In addition, we have emphasized that categories are dynamic and not simply static; this may be especially true for industry or market categories, which are in continual flux as new entrants introduce acceptable variation, significant jolts occur from the external environment, and performance dimensions change. Such dynamism can originate from political processes involving the state, media, firms, or professions, for example, which can alter the frames through which categories are understood and intra- and inter-category comparisons are made. In some cases, these fluctuations can even lead to the formation of new categories. Accordingly, categorization scholars must be careful to account for relevant differences in the composition and application of categories over time (cf., Navis and Glynn, 2010): as categories evolve, so do the bases by which members and audiences understand and use them. Broadly speaking, ‘research on categories is distinctive in its focus on meaning rather than structure’ (Negro et al., 2010, p. 9). Although categories have structural properties as members of classification systems, it is their meanings – emotional, behavioural, social, or economic – that are likely to play the most important role in explaining organizations in terms of their identities and actions.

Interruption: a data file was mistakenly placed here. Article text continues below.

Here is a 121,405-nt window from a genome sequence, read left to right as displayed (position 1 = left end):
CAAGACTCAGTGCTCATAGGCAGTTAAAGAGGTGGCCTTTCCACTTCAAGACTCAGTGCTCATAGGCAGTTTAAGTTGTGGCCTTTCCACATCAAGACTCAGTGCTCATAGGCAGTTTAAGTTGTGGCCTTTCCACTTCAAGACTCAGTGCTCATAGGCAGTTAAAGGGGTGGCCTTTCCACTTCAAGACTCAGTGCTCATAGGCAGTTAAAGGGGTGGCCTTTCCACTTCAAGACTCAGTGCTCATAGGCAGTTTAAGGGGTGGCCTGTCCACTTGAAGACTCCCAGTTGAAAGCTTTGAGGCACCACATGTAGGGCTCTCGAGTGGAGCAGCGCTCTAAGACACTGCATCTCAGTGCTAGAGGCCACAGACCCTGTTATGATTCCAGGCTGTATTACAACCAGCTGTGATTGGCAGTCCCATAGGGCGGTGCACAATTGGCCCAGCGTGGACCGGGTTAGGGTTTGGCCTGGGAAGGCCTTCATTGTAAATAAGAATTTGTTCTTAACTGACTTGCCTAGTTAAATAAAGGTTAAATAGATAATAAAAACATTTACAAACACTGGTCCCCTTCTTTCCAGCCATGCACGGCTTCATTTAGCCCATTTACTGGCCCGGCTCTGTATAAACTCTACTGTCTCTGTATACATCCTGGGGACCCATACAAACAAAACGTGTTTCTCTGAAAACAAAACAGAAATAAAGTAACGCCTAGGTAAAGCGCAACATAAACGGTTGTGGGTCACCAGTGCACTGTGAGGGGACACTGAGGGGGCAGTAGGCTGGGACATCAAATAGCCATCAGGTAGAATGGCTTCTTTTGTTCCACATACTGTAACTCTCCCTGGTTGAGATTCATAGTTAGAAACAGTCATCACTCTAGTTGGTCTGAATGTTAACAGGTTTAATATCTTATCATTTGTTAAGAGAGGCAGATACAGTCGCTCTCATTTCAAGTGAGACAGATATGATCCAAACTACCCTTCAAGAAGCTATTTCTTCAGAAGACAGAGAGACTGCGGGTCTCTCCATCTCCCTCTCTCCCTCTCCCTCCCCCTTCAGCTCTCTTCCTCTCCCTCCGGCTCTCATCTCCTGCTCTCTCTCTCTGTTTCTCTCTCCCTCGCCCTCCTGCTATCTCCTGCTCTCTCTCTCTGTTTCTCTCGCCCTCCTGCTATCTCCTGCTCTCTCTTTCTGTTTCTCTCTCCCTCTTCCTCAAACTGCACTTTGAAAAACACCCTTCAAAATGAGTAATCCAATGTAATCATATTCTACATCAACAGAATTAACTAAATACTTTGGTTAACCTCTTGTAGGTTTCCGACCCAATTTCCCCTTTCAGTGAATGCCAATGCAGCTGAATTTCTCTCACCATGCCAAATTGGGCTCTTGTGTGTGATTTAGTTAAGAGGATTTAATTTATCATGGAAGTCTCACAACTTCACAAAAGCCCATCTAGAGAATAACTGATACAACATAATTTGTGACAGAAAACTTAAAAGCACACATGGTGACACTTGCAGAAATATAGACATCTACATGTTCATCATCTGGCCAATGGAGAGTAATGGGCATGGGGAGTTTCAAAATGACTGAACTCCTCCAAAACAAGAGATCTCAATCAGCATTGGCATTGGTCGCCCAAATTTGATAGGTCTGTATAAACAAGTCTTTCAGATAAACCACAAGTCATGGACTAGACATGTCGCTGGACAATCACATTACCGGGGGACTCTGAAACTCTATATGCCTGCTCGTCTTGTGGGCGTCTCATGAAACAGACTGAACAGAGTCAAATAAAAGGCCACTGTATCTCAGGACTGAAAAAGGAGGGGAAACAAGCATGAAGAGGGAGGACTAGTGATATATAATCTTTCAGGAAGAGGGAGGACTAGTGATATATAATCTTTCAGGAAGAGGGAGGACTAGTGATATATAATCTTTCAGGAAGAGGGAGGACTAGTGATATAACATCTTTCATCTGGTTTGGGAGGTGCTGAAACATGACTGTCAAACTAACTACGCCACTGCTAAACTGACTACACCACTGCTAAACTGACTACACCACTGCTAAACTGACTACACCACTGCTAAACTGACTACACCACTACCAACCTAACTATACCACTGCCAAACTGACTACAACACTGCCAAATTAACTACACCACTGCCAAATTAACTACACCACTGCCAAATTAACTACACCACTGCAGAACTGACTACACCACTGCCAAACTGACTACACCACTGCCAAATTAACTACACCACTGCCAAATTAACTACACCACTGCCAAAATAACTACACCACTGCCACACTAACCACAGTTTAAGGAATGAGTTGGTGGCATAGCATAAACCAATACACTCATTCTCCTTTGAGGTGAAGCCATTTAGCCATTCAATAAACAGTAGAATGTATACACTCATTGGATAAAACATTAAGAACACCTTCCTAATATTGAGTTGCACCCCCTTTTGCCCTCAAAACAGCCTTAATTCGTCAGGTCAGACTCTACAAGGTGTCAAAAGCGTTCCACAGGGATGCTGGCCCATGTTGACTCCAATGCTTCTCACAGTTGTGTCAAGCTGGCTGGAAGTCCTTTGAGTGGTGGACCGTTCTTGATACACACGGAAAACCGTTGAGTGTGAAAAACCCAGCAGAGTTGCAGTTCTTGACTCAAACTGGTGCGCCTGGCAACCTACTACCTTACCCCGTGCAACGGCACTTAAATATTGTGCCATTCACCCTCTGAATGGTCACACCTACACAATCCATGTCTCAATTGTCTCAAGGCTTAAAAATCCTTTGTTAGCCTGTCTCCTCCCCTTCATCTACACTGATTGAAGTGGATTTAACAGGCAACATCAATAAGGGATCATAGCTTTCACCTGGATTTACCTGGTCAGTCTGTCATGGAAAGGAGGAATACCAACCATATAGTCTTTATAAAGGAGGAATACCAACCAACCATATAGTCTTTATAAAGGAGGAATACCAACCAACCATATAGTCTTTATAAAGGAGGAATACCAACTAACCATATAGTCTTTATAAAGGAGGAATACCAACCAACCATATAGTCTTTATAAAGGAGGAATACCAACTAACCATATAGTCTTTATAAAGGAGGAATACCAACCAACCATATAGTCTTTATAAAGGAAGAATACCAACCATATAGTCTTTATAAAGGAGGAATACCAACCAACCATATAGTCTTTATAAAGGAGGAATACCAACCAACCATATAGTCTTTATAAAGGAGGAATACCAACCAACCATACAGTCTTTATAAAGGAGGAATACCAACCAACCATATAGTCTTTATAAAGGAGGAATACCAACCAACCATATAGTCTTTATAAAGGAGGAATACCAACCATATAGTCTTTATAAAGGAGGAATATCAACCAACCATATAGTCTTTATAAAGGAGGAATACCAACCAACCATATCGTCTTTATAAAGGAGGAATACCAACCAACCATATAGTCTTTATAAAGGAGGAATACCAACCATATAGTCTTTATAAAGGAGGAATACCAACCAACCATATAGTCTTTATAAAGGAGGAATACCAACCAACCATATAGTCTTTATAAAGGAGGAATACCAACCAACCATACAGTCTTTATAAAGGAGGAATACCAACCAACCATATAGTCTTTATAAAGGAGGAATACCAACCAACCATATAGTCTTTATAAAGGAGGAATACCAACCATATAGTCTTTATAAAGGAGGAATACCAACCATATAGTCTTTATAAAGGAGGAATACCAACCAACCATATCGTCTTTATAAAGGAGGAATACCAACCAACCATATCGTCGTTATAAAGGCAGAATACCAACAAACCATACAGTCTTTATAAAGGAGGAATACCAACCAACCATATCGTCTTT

Theoretically, our arguments suggest several useful directions for future research. Importantly, we illuminate how categorization processes are not only cognitive, but cultural. By focusing too narrowly on the cognitive moorings of categories, we can risk overlooking their embeddedness in broader systems of meaning and their embeddedness in societal, market, and industry contexts. Categories are cultural constructions, but, over time and frequent use, they take on an institutional or taken-for-granted character; recognizing this allows us to see that not all categories are culturally potent and that some may be more legitimate than others. Thus, organizations' identity claims to categories are not random, but rather are ones that lend advantage and credibility. We can suppose that categorical claims may be predicated on a certain form of cultural resonance, in that organizations may seek to appropriate categorical memberships that align them well with their social, environment, or technical environments.